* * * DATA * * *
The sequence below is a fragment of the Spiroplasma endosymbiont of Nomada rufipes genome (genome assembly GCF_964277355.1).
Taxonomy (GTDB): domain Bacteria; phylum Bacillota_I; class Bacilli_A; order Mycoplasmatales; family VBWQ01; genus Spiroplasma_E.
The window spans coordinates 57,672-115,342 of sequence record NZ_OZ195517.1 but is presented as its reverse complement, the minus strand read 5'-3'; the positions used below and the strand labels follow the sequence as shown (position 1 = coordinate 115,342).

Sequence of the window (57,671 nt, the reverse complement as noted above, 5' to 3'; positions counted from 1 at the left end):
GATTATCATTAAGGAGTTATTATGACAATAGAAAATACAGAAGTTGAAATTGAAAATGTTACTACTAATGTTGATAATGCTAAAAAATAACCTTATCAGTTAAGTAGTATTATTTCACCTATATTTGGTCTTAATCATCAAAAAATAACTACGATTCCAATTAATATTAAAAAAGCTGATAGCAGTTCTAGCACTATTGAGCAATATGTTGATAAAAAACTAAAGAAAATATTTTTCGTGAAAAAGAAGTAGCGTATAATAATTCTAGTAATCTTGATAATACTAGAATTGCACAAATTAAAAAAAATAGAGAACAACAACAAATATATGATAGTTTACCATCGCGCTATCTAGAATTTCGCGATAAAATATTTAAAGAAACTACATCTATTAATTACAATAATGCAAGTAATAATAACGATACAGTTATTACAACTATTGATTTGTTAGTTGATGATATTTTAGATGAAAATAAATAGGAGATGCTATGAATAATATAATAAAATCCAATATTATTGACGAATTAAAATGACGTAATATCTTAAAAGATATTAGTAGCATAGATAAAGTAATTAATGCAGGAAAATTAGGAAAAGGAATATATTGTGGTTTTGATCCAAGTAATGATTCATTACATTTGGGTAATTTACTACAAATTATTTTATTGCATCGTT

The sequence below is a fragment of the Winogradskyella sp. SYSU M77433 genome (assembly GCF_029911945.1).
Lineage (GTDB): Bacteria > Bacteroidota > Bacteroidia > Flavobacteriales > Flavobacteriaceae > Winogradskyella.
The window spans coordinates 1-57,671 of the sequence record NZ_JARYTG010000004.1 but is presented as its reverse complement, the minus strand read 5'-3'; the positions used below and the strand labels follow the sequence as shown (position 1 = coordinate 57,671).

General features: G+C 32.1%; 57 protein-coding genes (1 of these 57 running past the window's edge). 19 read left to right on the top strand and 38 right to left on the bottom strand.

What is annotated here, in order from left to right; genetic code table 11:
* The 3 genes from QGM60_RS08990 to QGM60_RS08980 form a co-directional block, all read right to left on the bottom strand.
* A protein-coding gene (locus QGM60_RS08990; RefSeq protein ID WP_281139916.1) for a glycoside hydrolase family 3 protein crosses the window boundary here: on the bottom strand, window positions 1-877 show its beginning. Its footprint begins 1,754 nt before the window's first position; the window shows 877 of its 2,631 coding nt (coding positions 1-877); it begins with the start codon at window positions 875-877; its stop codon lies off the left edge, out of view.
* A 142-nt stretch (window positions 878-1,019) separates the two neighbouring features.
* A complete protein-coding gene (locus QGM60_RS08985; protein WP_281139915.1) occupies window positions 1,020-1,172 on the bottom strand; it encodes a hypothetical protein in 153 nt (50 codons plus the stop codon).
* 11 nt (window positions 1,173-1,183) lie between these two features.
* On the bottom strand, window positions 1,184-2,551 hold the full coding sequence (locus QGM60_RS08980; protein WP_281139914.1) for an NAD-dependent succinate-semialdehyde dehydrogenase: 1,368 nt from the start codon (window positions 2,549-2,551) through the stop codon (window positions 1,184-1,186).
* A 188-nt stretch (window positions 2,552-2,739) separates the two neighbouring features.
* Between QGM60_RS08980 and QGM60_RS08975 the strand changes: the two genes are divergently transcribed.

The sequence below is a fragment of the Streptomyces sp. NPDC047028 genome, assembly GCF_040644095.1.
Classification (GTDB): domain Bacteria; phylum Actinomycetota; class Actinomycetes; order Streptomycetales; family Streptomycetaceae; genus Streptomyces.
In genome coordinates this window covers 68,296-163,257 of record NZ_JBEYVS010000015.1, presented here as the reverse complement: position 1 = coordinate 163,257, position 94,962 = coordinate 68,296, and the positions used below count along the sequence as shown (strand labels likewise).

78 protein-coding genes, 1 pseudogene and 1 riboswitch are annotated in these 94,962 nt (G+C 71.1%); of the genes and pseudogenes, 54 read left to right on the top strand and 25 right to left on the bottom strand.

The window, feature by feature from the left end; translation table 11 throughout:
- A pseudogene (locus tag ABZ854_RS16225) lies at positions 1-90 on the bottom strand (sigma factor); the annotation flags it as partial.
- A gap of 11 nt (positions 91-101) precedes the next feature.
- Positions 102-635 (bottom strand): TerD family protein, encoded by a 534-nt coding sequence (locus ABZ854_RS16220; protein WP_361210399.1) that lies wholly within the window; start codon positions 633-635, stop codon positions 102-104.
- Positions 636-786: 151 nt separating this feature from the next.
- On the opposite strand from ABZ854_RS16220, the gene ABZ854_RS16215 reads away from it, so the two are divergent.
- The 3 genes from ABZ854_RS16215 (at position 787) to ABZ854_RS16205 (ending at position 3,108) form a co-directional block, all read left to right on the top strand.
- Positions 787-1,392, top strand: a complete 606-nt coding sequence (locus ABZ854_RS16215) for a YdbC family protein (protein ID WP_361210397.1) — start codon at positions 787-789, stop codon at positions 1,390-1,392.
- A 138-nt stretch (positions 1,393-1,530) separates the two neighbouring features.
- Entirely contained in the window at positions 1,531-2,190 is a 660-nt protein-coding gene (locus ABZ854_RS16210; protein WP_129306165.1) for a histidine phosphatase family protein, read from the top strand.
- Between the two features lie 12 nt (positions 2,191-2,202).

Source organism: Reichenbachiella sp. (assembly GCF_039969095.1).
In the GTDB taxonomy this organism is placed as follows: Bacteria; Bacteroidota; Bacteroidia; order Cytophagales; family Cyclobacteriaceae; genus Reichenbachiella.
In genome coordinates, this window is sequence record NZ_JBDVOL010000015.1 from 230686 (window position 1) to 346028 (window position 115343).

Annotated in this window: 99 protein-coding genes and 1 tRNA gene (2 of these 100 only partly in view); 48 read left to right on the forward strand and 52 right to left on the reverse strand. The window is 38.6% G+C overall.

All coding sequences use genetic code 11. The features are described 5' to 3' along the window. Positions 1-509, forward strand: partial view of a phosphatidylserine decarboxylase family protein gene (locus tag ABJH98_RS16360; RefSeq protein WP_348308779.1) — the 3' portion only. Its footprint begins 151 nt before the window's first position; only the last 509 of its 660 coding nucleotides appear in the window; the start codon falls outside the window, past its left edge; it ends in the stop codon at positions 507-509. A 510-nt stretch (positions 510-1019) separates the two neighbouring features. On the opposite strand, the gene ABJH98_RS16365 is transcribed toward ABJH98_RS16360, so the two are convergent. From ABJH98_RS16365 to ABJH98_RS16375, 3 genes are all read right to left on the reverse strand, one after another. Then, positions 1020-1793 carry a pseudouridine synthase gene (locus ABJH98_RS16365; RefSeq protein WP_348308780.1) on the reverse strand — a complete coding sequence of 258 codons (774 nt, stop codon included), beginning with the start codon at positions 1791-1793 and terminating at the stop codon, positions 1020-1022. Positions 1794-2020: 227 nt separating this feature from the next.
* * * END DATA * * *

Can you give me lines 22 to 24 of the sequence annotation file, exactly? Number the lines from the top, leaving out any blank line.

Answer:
78 protein-coding genes, 1 pseudogene and 1 riboswitch are annotated in these 94,962 nt (G+C 71.1%); of the genes and pseudogenes, 54 read left to right on the top strand and 25 right to left on the bottom strand.

The window, feature by feature from the left end; translation table 11 throughout:
- A pseudogene (locus tag ABZ854_RS16225) lies at positions 1-90 on the bottom strand (sigma factor); the annotation flags it as partial.